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Daily News Blog

08
Jul

Supreme Court Politicizes Fed Agency Response to Climate Crisis, Limiting Broad Regulatory Action without Congressional Mandate

(Beyond Pesticides, July 8, 2022) Among the multiple, wrenching decisions handed down by the Supreme Court of the United States (SCOTUS) in a week-long tranche (June 24–30) was one that limits the ability of the U.S. Environmental Protection Agency (EPA) to regulate carbon dioxide (CO2) emissions from power plants. The decision may also, and with much broader implication, call into question the established authority of federal agencies to promulgate regulations not specifically authorized by Congress, but related to their overall mission to protect health and the environment. In this respect, the current court majority of six, arguably very conservative, justices has thus dealt a serious-though-not-fatal blow to EPA’s ability to carry out efforts to thwart the existential climate crisis and other crises on the short horizon, such as biodiversity collapse. The court has left these science-based decisions and strategies to a body locked in political logjam—the U.S. Congress. As Chief Justice John Roberts opined for the majority, “A decision [on carbon emissions] of such magnitude and consequence rests with Congress itself, or an agency acting pursuant to a clear delegation from that representative body.”

Beyond Pesticides and other health, environmental, and environmental and climate justice advocates, as well as Democrats across the country, are decrying the 6–3 decision, given that the climate crisis rages on and the need for ambitious greenhouse gas reductions is paramount.

The case, West Virginia et al. v. Environmental Protection Agency et al. (WV v. EPA), is actually a group of cases bound together by their common target — EPA and its proposed, but never enacted, Clean Power Plan. Plaintiffs suing EPA, in addition to West Virginia, include North Dakota, the North American Coal Corporation, and Westmoreland Mining Holdings — unsurprisingly, coal companies and states whose economies are significantly bound up with the coal industry.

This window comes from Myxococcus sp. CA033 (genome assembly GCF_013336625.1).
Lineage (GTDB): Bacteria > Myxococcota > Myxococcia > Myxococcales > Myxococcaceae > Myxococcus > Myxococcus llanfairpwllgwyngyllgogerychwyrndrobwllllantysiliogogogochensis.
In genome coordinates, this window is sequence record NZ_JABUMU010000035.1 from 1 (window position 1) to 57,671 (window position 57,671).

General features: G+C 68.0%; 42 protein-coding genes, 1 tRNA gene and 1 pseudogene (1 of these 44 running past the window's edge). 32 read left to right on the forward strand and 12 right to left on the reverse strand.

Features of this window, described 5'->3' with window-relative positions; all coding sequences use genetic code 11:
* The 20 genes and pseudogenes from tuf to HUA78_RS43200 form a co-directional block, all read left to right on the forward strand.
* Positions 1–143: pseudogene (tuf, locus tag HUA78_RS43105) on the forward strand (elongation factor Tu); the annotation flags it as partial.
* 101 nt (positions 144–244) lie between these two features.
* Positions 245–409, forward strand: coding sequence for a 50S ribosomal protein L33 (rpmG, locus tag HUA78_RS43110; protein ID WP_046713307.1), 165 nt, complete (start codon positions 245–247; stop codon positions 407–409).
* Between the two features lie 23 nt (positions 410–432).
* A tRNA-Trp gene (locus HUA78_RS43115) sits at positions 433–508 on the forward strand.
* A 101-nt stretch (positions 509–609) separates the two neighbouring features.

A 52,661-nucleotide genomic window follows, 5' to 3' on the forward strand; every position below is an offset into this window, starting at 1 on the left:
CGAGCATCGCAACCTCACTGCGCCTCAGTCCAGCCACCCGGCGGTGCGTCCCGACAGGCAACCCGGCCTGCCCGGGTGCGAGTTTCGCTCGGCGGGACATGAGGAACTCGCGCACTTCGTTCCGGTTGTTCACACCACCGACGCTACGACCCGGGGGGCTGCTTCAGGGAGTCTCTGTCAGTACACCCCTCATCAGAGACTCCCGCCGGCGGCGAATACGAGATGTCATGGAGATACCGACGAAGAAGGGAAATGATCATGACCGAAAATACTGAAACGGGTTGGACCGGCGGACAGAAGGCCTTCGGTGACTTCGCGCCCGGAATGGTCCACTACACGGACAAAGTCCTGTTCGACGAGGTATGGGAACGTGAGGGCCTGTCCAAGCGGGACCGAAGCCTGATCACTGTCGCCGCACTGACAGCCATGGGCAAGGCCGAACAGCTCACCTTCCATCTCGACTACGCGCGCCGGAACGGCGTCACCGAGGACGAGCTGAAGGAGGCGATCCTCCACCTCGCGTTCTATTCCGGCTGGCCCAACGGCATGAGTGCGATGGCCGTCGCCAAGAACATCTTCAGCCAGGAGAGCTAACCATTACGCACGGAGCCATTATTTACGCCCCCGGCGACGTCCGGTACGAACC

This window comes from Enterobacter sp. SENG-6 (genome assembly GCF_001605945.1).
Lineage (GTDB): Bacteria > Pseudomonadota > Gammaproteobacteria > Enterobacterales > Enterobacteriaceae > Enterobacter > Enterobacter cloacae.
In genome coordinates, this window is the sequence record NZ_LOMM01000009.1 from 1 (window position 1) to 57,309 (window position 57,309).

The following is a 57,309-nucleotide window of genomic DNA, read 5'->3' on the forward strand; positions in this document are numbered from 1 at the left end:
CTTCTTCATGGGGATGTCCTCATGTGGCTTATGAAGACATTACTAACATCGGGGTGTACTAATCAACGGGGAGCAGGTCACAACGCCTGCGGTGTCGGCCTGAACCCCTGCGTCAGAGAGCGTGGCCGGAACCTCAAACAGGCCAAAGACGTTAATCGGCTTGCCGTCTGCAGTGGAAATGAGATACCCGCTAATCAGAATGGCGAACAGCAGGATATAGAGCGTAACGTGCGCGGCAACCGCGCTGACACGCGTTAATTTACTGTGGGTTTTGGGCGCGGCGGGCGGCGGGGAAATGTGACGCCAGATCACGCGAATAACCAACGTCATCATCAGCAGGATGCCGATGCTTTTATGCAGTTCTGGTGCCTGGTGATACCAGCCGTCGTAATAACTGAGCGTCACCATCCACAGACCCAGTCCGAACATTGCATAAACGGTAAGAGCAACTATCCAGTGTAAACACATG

The SCOTUS decision finds that EPA does not have the authority to implement, as the nonprofit Clean Air Task Force explains, “the best system of emission reduction underlying the Clean Power Plan (shifting generation from higher emitting sources to lower emitting sources, including sources technically outside the regulated industry, like solar and wind on the grid).” Many pundits have noted that WV v. EPA is, fortunately, a relatively narrow ruling; it undercuts an important tool in the agency’s kit bag, but as multiple advocates have pointed, still leaves other pathways through which EPA can address the emissions from fossil-fueled power generation plants.

A short explainer: specifically, the decision strikes down the 2015 Clean Power Plan (CPP), which was rationalized on the basis of the tenets of the Clean Air Act, and established guidelines for states in their efforts to limit CO2 emissions from existing power plants. In 2016, SCOTUS blocked CPP from being enacted; this is an important point that will be discussed below.

The WV v. EPA ruling relies on an elaboration and application of the “major questions doctrine,” which the Supreme Court has previously asserted to mean that if a federal agency seeks to decide on or regulate an issue of major national importance, such action must be supported by clear statutory authorization. The Congressional Research Service website page on the doctrine does note that SCOTUS “has never used that term in a majority opinion.” As we repeatedly note, and the dissenting Justices and others point out (see below), the CPP has never been in effect, so no one is or has been, subject to or harmed by its terms. This decision was perhaps a “solution” in search of a problem; the political and “prophylactic” nature of the ruling seems obvious.